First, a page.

Tuesday, April 19, 2011

Mastering the Flashback

There's something about a flashback that always draws a writer in. We love to use them. Sometimes too much. New writers will become dependant on them while seasoned writers will realize their value and use them wisely.

But how do you write a successful flashback? They're not easy. If we're not careful, the flashback can do more harm than good in a story. They offer more problems than solutions. Why? Because they are events that have already happened. They take the reader out of the story - if not written correctly.

So how does one master the flashback? There are ways to keeping your flashback from destorying your story. Keep the flashback as brief as possible. Make sure you don't slow the action, bog the pacing or lose our readers interest. If the flashback must be long (longer than a paragraph), then transition into and out of in ways that are clear to your readers. Use signifiers that will help the transition for your readers - like a phone call, someone at the door, being shuffled in a crowd, coping a feel at a party ... you get the idea.

Verb tenses are crucial in flashbacks. If your story is being told in the past tense, then write the first few verbs of the flashback in the past perfect and the rest in simple past. For example use words like she knew, if she had to remember, she had thought ect. 

It's important not to confuse your readers, so Nancy Kress suggest that to signal the start of the flashback,  puts its first five verbs in past perfect ("had done," "had dressed," "had bought," "had come," "hadn't even seen"). After that, tell the rest of the flashback in past tense ("eyes were," "they passed," etc.). The reason for this is that an entire flashback in past perfect would be cumbersome, especially if it's very long.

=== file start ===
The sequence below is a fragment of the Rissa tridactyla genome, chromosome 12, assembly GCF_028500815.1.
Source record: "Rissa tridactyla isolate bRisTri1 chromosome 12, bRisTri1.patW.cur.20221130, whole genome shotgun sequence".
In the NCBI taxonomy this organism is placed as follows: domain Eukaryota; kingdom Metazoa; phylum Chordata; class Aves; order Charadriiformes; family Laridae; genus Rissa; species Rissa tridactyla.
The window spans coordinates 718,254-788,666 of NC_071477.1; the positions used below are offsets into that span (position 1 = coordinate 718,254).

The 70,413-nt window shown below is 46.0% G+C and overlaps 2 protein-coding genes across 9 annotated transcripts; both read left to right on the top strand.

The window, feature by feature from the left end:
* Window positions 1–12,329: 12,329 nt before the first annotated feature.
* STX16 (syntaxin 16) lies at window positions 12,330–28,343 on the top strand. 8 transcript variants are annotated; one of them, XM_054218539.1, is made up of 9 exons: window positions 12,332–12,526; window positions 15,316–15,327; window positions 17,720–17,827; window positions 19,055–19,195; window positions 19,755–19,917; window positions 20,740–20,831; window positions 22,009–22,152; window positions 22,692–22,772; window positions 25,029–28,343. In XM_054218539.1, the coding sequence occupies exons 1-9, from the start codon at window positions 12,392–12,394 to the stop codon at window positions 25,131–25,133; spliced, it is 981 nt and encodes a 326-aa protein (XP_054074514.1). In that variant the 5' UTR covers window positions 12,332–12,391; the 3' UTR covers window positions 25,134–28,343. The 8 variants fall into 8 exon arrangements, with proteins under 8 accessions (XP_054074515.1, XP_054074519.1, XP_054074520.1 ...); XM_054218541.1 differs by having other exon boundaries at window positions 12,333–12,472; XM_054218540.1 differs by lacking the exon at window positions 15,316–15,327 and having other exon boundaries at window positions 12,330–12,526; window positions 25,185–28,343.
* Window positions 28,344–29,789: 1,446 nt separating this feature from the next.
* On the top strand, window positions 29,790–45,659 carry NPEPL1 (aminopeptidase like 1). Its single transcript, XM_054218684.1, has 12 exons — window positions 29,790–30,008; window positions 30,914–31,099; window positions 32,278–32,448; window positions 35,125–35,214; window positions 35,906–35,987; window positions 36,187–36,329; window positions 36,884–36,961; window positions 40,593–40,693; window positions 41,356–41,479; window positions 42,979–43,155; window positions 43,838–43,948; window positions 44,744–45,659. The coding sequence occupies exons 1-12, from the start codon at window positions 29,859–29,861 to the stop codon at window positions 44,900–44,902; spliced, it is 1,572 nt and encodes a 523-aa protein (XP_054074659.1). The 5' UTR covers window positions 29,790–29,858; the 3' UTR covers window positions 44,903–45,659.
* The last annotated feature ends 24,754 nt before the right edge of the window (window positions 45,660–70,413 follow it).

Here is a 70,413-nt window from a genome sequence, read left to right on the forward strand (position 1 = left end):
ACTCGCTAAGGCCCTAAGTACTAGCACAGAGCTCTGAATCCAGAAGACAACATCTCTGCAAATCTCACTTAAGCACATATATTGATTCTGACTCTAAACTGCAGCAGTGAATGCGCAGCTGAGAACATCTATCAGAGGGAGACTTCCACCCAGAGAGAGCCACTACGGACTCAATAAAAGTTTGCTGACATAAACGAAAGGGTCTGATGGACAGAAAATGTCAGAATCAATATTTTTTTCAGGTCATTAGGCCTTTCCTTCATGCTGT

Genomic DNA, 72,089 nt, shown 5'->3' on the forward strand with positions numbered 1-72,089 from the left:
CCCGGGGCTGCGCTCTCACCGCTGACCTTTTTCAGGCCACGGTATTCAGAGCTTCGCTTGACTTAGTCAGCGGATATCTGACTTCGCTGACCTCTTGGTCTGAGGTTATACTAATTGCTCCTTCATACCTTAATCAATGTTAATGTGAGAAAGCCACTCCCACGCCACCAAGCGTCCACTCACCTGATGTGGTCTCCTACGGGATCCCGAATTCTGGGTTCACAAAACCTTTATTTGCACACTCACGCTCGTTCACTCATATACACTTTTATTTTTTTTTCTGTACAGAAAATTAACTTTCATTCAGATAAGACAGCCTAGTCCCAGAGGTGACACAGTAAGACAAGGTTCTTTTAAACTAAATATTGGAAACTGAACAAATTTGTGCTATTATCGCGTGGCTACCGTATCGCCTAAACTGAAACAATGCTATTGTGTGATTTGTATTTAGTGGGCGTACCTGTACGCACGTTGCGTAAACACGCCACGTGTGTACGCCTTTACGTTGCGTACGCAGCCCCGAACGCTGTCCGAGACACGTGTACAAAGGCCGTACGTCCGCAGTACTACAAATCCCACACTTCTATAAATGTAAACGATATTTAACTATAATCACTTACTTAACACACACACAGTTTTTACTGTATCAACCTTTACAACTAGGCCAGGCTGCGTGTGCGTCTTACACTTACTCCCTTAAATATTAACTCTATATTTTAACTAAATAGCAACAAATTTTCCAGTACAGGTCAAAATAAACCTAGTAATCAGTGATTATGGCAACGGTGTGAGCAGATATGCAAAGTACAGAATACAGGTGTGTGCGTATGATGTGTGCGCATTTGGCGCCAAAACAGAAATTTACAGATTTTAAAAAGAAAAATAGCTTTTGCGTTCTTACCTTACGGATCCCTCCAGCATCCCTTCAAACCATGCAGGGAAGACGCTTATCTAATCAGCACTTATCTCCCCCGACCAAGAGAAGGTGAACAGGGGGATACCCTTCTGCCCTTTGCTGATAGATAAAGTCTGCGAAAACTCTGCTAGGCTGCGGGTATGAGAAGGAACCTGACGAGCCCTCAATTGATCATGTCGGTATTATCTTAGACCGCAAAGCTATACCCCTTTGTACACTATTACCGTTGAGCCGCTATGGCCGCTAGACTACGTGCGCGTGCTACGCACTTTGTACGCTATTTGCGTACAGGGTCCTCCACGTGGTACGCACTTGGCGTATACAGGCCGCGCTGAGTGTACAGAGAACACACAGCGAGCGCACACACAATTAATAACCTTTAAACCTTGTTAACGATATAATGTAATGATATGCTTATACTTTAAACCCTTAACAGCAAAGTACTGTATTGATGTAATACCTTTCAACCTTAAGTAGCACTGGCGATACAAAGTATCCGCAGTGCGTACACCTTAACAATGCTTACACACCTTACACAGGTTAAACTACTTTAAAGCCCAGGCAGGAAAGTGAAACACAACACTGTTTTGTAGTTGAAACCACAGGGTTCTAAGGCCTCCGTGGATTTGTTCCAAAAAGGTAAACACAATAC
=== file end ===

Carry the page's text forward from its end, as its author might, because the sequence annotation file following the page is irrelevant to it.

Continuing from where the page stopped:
Here the most important piece to remember: when you're ready to end the flashback, revert to past perfect for the last few verbs. Then use past tense to resume story time.

Have you mastered flashbacks in your novel? Did they cause problems for you? Do you find it easier to master your flashback during the revisions? Do you even think about them?

P.S. if you are wondering why Richard Armitage is in this post - its cause I can't stop staring into his eyes ;)


Linda Gray said...

Excellent specific advice. I was just thinking about a flashback scene in my novel, and am going to go check my verb use to see if that will make it smoother, less like stepping back. thanks!

Anya S. Winter said...

I'm glad you you can use it! My editor kept bugging me to fix my flashbacks but I had no idea what she was talking about until I did some research!

Anonymous said...

That's really good advice. I'll have to bookmark this so I can refer to it later. Thanks Anya!

And I completely understand about Richard Armitage. He's a nice addition to the post.

McKenzie McCann said...

The point of a flashback is to progress the story. Sometimes you have to look back to move ahead.

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